#include <filename.h>
#include "absolutePath.h"

#define NAME    value

C/C++ Users: syntax and usage for #define and #include are equivalent to C/C++ usage.  Note that macros are not supported, use a function instead.

The preprocessor is a "first-pass" by the compiler.  This allows you to expand the code in your script with little effort.  The #include directive tells the preprocessor to take the contents of the file specified and paste it into the script that #include's it.  We have provided a header file with messiah called messiah.h that contains definitions for many common values (such as motion channel ID's, logical values like TRUE and FALSE, and values for working with vectors).  You can include this file with your script by calling:

#include <messiah.h>

at the beginning of your script.  When you use <> to enclose the header file name you are telling the preprocessor that the script is in the "include path".  This path is messiah/modules/scripts/include.  When you are referring to a header that is not in the include path you must enclose it in " "'s and give it an absolute path. 

Note: Use (UNIX style) forward slashes, '/', in your paths.  Do not use (DOS style) backslashes, '\'. 

#include "c:/my_includes/blarg.h"    // OK
#include "c:\my_includes\blarg.h"    // ERROR: don't use backslashes

For now the only things that should be placed in a header file are preprocessor directives, that is #includes and #defines, do not define variables or functions in a header.

Defines are like a search-and-replace that the preprocessor does before it compiles the script.  It may look like we are declaring a variable but that is far from true.  When we define a "constant" as follows:

#define MY_PI    3.14159

we are telling the preprocessor to replace every occurrence of MY_PI in our script with the characters: 3.14159. This is a TEXT replacement. You cannot assign a value to a #define'd symbol:

#define TEST    'a'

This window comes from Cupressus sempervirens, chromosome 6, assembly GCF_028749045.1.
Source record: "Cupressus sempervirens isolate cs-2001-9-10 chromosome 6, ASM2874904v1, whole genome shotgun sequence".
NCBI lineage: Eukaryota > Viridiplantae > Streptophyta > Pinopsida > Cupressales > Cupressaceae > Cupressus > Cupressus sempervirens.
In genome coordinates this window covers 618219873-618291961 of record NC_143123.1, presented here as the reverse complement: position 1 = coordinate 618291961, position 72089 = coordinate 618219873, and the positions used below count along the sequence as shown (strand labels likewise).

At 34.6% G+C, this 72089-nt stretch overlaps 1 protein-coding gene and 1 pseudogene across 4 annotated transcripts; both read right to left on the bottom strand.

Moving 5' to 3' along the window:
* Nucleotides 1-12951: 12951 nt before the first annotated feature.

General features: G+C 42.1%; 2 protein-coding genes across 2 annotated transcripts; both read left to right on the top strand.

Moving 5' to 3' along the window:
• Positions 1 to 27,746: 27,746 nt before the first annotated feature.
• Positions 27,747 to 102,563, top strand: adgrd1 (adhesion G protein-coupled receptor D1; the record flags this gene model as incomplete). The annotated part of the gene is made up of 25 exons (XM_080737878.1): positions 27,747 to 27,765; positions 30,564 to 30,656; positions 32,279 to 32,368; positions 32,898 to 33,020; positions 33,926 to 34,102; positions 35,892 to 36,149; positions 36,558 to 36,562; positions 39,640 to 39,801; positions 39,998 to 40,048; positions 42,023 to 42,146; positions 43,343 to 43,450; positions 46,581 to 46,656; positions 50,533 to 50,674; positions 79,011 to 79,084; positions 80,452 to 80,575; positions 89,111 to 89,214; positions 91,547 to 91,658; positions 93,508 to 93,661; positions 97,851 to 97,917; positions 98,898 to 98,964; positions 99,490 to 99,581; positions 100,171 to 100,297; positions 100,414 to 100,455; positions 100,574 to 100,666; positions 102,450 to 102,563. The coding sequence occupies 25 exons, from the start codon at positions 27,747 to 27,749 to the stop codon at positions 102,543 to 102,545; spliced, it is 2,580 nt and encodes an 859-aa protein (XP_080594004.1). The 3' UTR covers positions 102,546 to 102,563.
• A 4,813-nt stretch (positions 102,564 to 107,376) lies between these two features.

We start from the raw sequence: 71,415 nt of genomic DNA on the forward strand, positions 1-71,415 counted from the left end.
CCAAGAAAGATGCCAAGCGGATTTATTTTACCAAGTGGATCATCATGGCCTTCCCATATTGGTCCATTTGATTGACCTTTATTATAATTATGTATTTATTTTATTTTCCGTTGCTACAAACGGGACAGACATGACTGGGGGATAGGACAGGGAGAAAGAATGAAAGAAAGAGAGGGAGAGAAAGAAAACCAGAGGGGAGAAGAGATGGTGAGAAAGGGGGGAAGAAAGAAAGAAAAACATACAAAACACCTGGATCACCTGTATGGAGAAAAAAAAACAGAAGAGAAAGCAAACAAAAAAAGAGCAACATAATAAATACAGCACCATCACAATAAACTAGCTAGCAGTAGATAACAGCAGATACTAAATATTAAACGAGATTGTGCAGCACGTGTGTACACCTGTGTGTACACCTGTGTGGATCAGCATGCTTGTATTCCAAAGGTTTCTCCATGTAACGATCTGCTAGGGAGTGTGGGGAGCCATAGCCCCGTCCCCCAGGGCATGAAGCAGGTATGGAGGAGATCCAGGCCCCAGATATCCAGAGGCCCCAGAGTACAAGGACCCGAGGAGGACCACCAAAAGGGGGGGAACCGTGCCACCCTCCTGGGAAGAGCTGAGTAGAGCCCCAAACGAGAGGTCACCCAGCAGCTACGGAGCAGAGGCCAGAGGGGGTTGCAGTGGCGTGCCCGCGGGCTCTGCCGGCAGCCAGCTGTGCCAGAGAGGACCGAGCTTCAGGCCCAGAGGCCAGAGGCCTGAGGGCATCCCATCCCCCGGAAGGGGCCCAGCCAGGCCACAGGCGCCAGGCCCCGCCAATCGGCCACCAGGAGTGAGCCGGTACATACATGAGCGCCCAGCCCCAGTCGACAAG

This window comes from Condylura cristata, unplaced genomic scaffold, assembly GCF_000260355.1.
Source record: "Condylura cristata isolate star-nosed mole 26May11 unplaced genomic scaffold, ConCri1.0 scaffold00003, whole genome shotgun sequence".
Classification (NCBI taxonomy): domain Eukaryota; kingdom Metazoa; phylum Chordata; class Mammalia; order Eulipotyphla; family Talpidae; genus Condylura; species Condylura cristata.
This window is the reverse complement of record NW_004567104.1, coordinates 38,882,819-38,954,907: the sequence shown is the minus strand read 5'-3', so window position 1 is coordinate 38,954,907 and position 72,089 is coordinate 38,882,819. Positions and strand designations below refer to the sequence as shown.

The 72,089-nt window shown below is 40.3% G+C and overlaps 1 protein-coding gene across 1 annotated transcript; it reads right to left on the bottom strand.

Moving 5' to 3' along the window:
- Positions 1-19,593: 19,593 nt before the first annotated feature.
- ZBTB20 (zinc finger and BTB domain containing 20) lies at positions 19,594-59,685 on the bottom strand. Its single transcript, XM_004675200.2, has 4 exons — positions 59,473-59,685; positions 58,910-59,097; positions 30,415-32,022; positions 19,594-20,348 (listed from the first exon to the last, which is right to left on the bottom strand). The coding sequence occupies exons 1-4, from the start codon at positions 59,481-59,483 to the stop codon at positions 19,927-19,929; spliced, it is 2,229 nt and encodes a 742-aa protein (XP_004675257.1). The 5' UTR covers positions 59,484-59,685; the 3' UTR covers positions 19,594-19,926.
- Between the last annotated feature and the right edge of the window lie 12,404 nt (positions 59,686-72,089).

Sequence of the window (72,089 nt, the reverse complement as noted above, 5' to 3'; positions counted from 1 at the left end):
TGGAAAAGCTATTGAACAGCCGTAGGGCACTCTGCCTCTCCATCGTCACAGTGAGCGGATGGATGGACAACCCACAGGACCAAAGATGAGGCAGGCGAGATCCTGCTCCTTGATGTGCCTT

TEST = 'b';    // ERROR: expands to 'a' = 'b';

As you see in the comment, TEST expands to the characters: 'a' once the preprocessor does it's thing; you certainly can't assign a value to a constant.  We refer to these values as "constants" because, well they don't vary.  It is strongly advised that you place all of your defines for your script(s) in a header file, this makes it easy to find and change constants when necessary.

You can use defines in defines like so:

#define TRUE    1
#define true    TRUE

As long as the define that's being used in another define has already been defined (say that ten time fast).  In other words we can use TRUE in the definition of 'true' only because TRUE has already been defined.

You can also use #define to create a symbol for an expression:

#define SQ_2_3    sqrt(2)*3

It is advised however that you enclose your defined expressions in parentheses to avoid possible confusion during the preprocessor stage:

#define SQ_2_3    (sqrt(2)*3)

Important: Since #define's are a text replacement you should not include a semi-colon at the end of the definition (otherwise you will be adding a semi-colon to your script wherever you use that symbol).  In general you should not use a semicolon at the end of any preprocessor directive, they are not statements.

Style Note: By convention #define'd symbols are usually all uppercase to identify them in the script as symbols and not variables.  In messiah.h we have included some lower case versions of these symbols to be consistent with Command mode expressions and other programming languages.

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